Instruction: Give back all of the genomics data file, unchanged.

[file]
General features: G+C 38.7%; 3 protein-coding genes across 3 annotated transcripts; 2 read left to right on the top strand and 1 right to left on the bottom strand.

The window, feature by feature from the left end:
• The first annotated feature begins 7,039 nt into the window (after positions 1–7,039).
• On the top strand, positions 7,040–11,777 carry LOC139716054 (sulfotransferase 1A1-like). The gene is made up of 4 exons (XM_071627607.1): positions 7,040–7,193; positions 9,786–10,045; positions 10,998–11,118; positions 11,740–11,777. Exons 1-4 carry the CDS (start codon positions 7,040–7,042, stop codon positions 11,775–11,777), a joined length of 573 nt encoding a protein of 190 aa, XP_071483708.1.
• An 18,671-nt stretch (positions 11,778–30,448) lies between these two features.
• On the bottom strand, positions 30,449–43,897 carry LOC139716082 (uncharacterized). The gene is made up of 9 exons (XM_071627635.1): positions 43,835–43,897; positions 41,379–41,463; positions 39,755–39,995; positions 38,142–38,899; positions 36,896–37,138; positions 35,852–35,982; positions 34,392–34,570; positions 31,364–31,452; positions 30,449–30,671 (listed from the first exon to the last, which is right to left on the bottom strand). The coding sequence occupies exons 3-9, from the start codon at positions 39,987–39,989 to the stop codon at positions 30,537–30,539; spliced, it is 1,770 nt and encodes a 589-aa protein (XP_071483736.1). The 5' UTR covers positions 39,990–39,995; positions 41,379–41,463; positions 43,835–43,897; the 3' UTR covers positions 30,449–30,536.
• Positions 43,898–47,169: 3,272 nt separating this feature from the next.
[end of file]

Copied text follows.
General features: G+C 38.7%; 3 protein-coding genes across 3 annotated transcripts; 2 read left to right on the top strand and 1 right to left on the bottom strand.

The window, feature by feature from the left end:
• The first annotated feature begins 7,039 nt into the window (after positions 1–7,039).
• On the top strand, positions 7,040–11,777 carry LOC139716054 (sulfotransferase 1A1-like). The gene is made up of 4 exons (XM_071627607.1): positions 7,040–7,193; positions 9,786–10,045; positions 10,998–11,118; positions 11,740–11,777. Exons 1-4 carry the CDS (start codon positions 7,040–7,042, stop codon positions 11,775–11,777), a joined length of 573 nt encoding a protein of 190 aa, XP_071483708.1.
• An 18,671-nt stretch (positions 11,778–30,448) lies between these two features.
• On the bottom strand, positions 30,449–43,897 carry LOC139716082 (uncharacterized). The gene is made up of 9 exons (XM_071627635.1): positions 43,835–43,897; positions 41,379–41,463; positions 39,755–39,995; positions 38,142–38,899; positions 36,896–37,138; positions 35,852–35,982; positions 34,392–34,570; positions 31,364–31,452; positions 30,449–30,671 (listed from the first exon to the last, which is right to left on the bottom strand). The coding sequence occupies exons 3-9, from the start codon at positions 39,987–39,989 to the stop codon at positions 30,537–30,539; spliced, it is 1,770 nt and encodes a 589-aa protein (XP_071483736.1). The 5' UTR covers positions 39,990–39,995; positions 41,379–41,463; positions 43,835–43,897; the 3' UTR covers positions 30,449–30,536.
• Positions 43,898–47,169: 3,272 nt separating this feature from the next.